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http://dx.doi.org/10.3791/4163DOI Listing
http://www.ncbi.nlm.nih.gov/pmc/articles/PMC3476406PMC
July 2012

Behavioral and other phenotypes in a cytoplasmic Dynein light intermediate chain 1 mutant mouse.

J Neurosci 2011 Apr;31(14):5483-94

Department of Neurodegenerative Disease, Medical Research Council Centre for Neuromuscular Diseases, University College London Institute of Neurology, London WC1N 3BG, United Kingdom.

The cytoplasmic dynein complex is fundamentally important to all eukaryotic cells for transporting a variety of essential cargoes along microtubules within the cell. This complex also plays more specialized roles in neurons. The complex consists of 11 types of protein that interact with each other and with external adaptors, regulators and cargoes. Despite the importance of the cytoplasmic dynein complex, we know comparatively little of the roles of each component protein, and in mammals few mutants exist that allow us to explore the effects of defects in dynein-controlled processes in the context of the whole organism. Here we have taken a genotype-driven approach in mouse (Mus musculus) to analyze the role of one subunit, the dynein light intermediate chain 1 (Dync1li1). We find that, surprisingly, an N235Y point mutation in this protein results in altered neuronal development, as shown from in vivo studies in the developing cortex, and analyses of electrophysiological function. Moreover, mutant mice display increased anxiety, thus linking dynein functions to a behavioral phenotype in mammals for the first time. These results demonstrate the important role that dynein-controlled processes play in the correct development and function of the mammalian nervous system.
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http://dx.doi.org/10.1523/JNEUROSCI.5244-10.2011DOI Listing
http://www.ncbi.nlm.nih.gov/pmc/articles/PMC3096546PMC
April 2011

Axonal shearing in mature cortical neurons induces attempted regeneration and the reestablishment of neurite polarity.

Brain Res 2009 Dec 26;1300:24-36. Epub 2009 Aug 26.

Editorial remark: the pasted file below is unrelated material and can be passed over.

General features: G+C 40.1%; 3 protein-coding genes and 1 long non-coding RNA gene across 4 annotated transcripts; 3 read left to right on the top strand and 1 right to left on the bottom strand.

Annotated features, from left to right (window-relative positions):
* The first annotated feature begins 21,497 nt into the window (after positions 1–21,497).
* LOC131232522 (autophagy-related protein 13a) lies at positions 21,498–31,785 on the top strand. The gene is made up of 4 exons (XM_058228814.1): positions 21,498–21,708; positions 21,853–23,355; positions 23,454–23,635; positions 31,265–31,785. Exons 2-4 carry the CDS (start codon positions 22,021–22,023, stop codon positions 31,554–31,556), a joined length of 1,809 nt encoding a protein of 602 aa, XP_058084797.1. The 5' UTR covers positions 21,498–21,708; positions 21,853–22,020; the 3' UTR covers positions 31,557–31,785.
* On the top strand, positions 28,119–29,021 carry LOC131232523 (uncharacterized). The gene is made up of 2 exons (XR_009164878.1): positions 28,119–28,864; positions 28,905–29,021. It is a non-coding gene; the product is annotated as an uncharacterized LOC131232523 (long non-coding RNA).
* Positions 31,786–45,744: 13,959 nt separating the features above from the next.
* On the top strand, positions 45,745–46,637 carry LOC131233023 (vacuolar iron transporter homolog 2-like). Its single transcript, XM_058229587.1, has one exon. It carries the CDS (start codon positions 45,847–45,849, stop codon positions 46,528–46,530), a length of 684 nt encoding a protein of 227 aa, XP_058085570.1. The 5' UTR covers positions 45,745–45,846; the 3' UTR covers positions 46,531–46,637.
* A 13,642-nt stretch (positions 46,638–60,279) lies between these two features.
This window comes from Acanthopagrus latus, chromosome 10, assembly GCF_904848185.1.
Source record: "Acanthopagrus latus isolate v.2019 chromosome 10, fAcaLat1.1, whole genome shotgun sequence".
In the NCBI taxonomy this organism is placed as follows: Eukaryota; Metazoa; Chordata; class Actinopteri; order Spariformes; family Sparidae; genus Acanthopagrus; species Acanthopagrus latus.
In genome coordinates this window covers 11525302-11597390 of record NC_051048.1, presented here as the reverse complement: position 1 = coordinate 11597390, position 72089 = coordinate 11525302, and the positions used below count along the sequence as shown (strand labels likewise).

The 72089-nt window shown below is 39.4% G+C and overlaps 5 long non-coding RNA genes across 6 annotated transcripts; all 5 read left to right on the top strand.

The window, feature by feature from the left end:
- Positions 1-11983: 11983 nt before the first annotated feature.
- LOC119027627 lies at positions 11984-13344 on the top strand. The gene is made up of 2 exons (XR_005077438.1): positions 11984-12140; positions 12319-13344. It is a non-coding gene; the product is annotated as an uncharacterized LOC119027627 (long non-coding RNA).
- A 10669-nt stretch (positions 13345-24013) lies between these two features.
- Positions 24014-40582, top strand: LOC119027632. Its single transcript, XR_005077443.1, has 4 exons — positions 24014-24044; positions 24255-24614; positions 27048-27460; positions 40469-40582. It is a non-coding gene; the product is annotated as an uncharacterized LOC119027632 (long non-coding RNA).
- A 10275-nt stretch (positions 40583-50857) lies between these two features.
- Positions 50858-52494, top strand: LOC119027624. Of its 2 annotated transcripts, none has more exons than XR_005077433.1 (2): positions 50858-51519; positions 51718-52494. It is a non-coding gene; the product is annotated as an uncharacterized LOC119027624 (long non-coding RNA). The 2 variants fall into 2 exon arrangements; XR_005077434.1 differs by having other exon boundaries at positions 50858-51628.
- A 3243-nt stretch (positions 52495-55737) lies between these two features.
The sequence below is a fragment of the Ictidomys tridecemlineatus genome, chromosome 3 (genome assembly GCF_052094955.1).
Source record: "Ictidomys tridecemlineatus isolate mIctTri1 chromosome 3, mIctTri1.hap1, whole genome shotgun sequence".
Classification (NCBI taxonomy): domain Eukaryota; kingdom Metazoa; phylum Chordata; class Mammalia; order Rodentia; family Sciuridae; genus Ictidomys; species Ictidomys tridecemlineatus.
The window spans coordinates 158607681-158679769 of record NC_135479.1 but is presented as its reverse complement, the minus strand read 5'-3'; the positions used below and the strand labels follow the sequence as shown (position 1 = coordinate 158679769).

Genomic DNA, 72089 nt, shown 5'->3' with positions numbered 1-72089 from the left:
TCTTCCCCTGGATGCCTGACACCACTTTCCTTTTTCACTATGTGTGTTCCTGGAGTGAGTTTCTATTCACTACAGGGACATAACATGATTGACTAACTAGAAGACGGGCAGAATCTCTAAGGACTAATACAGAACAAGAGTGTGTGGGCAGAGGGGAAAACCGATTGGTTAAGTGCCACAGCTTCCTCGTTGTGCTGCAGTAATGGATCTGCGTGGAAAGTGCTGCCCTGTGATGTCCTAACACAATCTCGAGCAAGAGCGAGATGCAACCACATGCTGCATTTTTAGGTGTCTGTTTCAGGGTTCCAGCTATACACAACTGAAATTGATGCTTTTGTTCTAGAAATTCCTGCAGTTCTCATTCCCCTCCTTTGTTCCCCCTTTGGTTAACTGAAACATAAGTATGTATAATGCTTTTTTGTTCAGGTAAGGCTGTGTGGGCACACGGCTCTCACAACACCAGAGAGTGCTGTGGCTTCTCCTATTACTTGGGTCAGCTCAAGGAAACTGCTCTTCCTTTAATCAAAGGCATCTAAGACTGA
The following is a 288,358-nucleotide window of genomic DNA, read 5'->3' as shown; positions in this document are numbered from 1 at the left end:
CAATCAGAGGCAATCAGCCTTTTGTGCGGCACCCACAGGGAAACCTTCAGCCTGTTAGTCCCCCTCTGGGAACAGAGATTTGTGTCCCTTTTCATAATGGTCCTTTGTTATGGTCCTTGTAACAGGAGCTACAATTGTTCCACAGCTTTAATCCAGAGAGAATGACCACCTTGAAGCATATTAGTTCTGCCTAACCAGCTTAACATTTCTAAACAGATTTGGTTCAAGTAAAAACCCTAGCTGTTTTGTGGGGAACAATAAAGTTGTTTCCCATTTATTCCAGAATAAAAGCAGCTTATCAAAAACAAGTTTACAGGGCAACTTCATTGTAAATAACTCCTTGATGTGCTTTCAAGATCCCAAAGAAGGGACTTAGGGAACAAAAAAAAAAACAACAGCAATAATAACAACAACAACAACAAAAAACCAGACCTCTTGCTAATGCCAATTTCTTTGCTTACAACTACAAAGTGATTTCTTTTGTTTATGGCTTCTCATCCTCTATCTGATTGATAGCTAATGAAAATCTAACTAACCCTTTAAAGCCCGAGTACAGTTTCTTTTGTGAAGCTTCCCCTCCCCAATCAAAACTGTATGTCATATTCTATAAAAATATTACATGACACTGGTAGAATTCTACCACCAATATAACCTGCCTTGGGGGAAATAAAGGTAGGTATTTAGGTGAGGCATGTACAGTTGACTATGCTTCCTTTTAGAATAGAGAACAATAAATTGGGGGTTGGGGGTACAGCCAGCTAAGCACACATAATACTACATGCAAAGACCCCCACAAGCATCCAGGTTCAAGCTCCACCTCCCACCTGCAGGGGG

Wicking Dementia Research and Education Centre and NeuroRepair Group, Menzies Research Institute, University of Tasmania, Private Bag 29, Hobart, Tasmania, Australia 7000.

While functional recovery after injury is limited, it has become evident that the mature central nervous system does retain some ability to regenerate. This study investigated the intrinsic capacity of relatively mature cortical neurons (21 days in vitro) to respond to axonal loss. Neurons, growing as clusters on poly-L-lysine, were completely sheared of axons through chemical and mechanical disruption and transferred to either an intact astrocyte monolayer or a substrate of poly-L-lysine. Injured neurons exhibited a regenerative sprouting response that was independent of neuronal cell division or neural progenitors, as demonstrated by negative bromodeoxyuridine (BrdU) and the neuronal precursor intermediate filament nestin, labeling. At 24 h after injury, neurons had extended appropriately polarized neurites, demonstrated by compartmentalized microtubule-associated proteins MAP2 and tau immunolabeling. Newly sprouting axons were tipped by growth cones; however, growth cones on the tips of sprouting axons (mean area, 26.32 +/- 2.20 microm) were significantly (p<0.05) smaller than their developmental counterparts (mean area, 48.64 +/- 5.9 microm), independent of substrate. Furthermore, live imaging indicated that regenerating neurons exhibited distinct axonal dynamics, with a significant (p<0.05) reduction (70%) in pausing, considered vital for interstitial branching and pathfinding, relative to developmental growth cones. This study indicates that mature cultured cortical pyramidal and interneurons have the intrinsic potential to survive, extend processes, and reestablish neurite polarity following significant physical damage. These results may aid in defining the cellular basis of neuronal structural plasticity and defining the role of astrocyte reactivity in the response to trauma.
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http://dx.doi.org/10.1016/j.brainres.2009.08.059DOI Listing
December 2009

Identification and characterization of a population of motile neurons in long-term cortical culture.

Cell Motil Cytoskeleton 2007 Apr;64(4):274-87

NeuroRepair Group, University of Tasmania, Hobart, Tasmania, Australia.